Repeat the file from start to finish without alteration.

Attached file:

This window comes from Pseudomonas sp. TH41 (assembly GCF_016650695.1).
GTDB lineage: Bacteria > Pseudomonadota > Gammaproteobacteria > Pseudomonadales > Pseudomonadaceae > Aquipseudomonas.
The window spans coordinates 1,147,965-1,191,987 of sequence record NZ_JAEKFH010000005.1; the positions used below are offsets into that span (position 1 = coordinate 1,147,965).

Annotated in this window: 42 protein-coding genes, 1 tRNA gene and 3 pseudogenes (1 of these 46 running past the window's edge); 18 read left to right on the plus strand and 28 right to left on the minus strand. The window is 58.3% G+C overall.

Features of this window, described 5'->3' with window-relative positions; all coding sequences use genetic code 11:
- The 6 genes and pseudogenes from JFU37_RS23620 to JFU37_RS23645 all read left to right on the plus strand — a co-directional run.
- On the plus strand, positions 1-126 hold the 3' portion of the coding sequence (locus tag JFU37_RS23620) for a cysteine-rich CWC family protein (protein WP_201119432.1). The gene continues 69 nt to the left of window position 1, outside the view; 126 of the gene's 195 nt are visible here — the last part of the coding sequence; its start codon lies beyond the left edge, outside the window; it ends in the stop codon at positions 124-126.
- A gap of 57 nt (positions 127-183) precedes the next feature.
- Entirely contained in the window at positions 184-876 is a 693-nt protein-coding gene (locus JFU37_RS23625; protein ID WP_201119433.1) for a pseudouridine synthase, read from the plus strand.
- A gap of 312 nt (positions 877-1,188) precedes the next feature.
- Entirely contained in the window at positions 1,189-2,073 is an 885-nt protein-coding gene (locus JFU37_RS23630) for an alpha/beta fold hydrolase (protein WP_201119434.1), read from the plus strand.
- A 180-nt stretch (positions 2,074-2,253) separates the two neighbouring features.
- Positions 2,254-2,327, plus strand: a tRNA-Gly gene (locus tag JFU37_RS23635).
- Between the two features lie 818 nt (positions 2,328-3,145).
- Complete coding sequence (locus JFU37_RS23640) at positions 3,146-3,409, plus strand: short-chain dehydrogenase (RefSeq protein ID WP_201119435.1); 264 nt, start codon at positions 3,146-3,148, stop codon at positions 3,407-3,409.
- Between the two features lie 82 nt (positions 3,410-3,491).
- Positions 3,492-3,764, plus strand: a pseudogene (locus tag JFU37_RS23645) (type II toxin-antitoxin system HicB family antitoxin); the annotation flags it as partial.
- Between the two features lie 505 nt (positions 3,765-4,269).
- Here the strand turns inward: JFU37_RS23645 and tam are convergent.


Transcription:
This window comes from Pseudomonas sp. TH41 (assembly GCF_016650695.1).
GTDB lineage: Bacteria > Pseudomonadota > Gammaproteobacteria > Pseudomonadales > Pseudomonadaceae > Aquipseudomonas.
The window spans coordinates 1,147,965-1,191,987 of sequence record NZ_JAEKFH010000005.1; the positions used below are offsets into that span (position 1 = coordinate 1,147,965).

Annotated in this window: 42 protein-coding genes, 1 tRNA gene and 3 pseudogenes (1 of these 46 running past the window's edge); 18 read left to right on the plus strand and 28 right to left on the minus strand. The window is 58.3% G+C overall.

Features of this window, described 5'->3' with window-relative positions; all coding sequences use genetic code 11:
- The 6 genes and pseudogenes from JFU37_RS23620 to JFU37_RS23645 all read left to right on the plus strand — a co-directional run.
- On the plus strand, positions 1-126 hold the 3' portion of the coding sequence (locus tag JFU37_RS23620) for a cysteine-rich CWC family protein (protein WP_201119432.1). The gene continues 69 nt to the left of window position 1, outside the view; 126 of the gene's 195 nt are visible here — the last part of the coding sequence; its start codon lies beyond the left edge, outside the window; it ends in the stop codon at positions 124-126.
- A gap of 57 nt (positions 127-183) precedes the next feature.
- Entirely contained in the window at positions 184-876 is a 693-nt protein-coding gene (locus JFU37_RS23625; protein ID WP_201119433.1) for a pseudouridine synthase, read from the plus strand.
- A gap of 312 nt (positions 877-1,188) precedes the next feature.
- Entirely contained in the window at positions 1,189-2,073 is an 885-nt protein-coding gene (locus JFU37_RS23630) for an alpha/beta fold hydrolase (protein WP_201119434.1), read from the plus strand.
- A 180-nt stretch (positions 2,074-2,253) separates the two neighbouring features.
- Positions 2,254-2,327, plus strand: a tRNA-Gly gene (locus tag JFU37_RS23635).
- Between the two features lie 818 nt (positions 2,328-3,145).
- Complete coding sequence (locus JFU37_RS23640) at positions 3,146-3,409, plus strand: short-chain dehydrogenase (RefSeq protein ID WP_201119435.1); 264 nt, start codon at positions 3,146-3,148, stop codon at positions 3,407-3,409.
- Between the two features lie 82 nt (positions 3,410-3,491).
- Positions 3,492-3,764, plus strand: a pseudogene (locus tag JFU37_RS23645) (type II toxin-antitoxin system HicB family antitoxin); the annotation flags it as partial.
- Between the two features lie 505 nt (positions 3,765-4,269).
- Here the strand turns inward: JFU37_RS23645 and tam are convergent.